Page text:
The company failed to go public and its founder, Adam Neumann, had to step down. This is good news: ordinary investors refused to put money in a firm that is purely loss-making and killed Jamie Dimon and Masayoshi Son’s plans.
Capital markets show the increasingly common tendency to finance loss-making companies, which is an important trend I call “Counterfeit Capitalism.” The most hilarious example is WeWork, because it’s just such an obvious example of self-dealing couched in New Age management consulting speak. Its CEO, Adam Neumann, was just forced to step down. Both Neumann’s rise, and his fall, have important lessons if we want to correct serious errors in our political economy philosophy as a society.
The Stupidity of WeWork
WeWork describes itself as offering the ‘“space-as-a-service” membership model that offers the benefits of a collaborative culture, the flexibility to scale workspace up and down as needed and the power of a worldwide community, all for a lower cost.” In other words, the company sublets office space.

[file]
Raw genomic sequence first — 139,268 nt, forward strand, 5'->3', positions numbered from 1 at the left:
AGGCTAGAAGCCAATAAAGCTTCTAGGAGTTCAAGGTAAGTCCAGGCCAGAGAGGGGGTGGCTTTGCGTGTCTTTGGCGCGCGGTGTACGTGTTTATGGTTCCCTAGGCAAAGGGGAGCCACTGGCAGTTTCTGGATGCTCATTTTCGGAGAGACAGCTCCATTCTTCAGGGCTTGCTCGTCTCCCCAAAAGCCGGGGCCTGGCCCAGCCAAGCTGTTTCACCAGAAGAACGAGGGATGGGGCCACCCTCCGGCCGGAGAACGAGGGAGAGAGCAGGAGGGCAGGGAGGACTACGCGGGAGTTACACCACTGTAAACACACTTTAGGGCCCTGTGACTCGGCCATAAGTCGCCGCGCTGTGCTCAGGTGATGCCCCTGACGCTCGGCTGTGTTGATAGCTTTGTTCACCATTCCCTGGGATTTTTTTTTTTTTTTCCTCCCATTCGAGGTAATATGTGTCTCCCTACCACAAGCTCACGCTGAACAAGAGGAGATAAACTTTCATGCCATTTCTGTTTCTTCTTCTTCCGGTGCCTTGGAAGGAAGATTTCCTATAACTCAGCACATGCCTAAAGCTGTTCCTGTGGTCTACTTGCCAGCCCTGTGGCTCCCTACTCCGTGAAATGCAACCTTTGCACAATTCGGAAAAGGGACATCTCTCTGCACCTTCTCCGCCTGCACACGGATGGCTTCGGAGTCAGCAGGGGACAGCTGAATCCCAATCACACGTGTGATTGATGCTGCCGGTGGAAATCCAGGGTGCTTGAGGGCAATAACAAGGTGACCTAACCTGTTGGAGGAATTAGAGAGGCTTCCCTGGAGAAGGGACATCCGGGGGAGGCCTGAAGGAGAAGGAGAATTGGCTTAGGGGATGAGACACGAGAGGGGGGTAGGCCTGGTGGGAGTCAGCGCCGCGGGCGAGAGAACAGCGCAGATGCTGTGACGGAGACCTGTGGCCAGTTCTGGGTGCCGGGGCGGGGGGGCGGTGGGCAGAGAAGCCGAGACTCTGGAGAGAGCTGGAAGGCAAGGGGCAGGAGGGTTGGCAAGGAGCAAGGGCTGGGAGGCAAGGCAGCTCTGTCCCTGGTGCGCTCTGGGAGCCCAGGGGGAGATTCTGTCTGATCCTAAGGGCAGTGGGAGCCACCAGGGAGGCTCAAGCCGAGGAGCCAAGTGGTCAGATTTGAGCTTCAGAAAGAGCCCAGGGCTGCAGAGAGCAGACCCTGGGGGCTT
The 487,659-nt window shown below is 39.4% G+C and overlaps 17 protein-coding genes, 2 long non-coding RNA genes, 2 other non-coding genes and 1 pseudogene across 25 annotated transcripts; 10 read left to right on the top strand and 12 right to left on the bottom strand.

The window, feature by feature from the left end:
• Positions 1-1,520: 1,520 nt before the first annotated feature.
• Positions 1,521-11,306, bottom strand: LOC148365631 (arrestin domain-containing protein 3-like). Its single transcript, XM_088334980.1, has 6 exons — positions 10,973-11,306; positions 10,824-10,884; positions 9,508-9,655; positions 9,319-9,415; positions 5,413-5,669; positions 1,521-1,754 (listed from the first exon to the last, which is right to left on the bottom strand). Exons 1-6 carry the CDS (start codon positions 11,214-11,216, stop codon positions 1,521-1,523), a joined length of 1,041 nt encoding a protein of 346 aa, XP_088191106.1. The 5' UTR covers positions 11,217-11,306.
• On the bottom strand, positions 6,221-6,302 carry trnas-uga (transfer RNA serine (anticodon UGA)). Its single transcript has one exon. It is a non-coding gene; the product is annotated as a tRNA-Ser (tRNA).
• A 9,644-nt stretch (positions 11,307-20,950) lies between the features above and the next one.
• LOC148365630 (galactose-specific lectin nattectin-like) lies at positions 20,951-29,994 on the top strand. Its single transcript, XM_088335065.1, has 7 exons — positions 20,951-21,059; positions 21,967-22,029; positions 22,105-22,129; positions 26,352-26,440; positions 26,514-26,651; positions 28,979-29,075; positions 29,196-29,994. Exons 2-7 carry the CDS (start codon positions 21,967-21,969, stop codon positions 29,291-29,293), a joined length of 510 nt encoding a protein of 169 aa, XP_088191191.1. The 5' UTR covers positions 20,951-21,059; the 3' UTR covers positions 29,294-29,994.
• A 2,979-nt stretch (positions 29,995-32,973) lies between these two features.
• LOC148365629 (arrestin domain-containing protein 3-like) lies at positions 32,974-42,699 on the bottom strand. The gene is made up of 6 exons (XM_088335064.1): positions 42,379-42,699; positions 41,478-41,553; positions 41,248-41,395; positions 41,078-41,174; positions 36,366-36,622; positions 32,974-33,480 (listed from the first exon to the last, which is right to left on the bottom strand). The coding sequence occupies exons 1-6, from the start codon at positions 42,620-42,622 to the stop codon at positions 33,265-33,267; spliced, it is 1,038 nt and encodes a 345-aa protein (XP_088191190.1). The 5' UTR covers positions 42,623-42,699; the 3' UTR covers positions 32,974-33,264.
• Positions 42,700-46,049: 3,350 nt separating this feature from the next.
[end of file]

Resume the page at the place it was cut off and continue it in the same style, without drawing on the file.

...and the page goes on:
I glanced over the company’s S-1. Here’s the graphic of the company’s business model:
The old business model, in case it’s not obvious from this McKinsey-ified chart, had been to make stupid graphics to show investors in hopes that they give ex-CEO Adam Neumann more money. The new business model will be to beg investors to give money to the new co-CEOs, who will radically change the company by wearing suits to investor presentations instead of ill-fitting t-shirts.
This isn’t to say WeWork is a total waste. As Kara Swisher and Scott Galloway note, the spaces themselves are nicely done, and there is probably a small market opportunity in serving smaller enterprises that need office space. But there’s no justification for WeWork as it currently exists. The company is losing an enormous amount of money and has no path to profitability at scale.
The Narcissism of Modern Financiers
There are a few key players in this saga. The first is ex-CEO Adam Neumann, who according to the S-1 was pivotal to the company:
“Our future success depends in large part on the continued service of Adam Neumann, our Co-Founder and Chief Executive Officer, which cannot be ensured or guaranteed.”
Neumann was an untested CEO with an unlimited line of credit. As I read more stories about him, I noticed reporters dance around his personality. They call him “quirky,” “charismatic,” “unorthodox,” and so forth. These are code words for something else.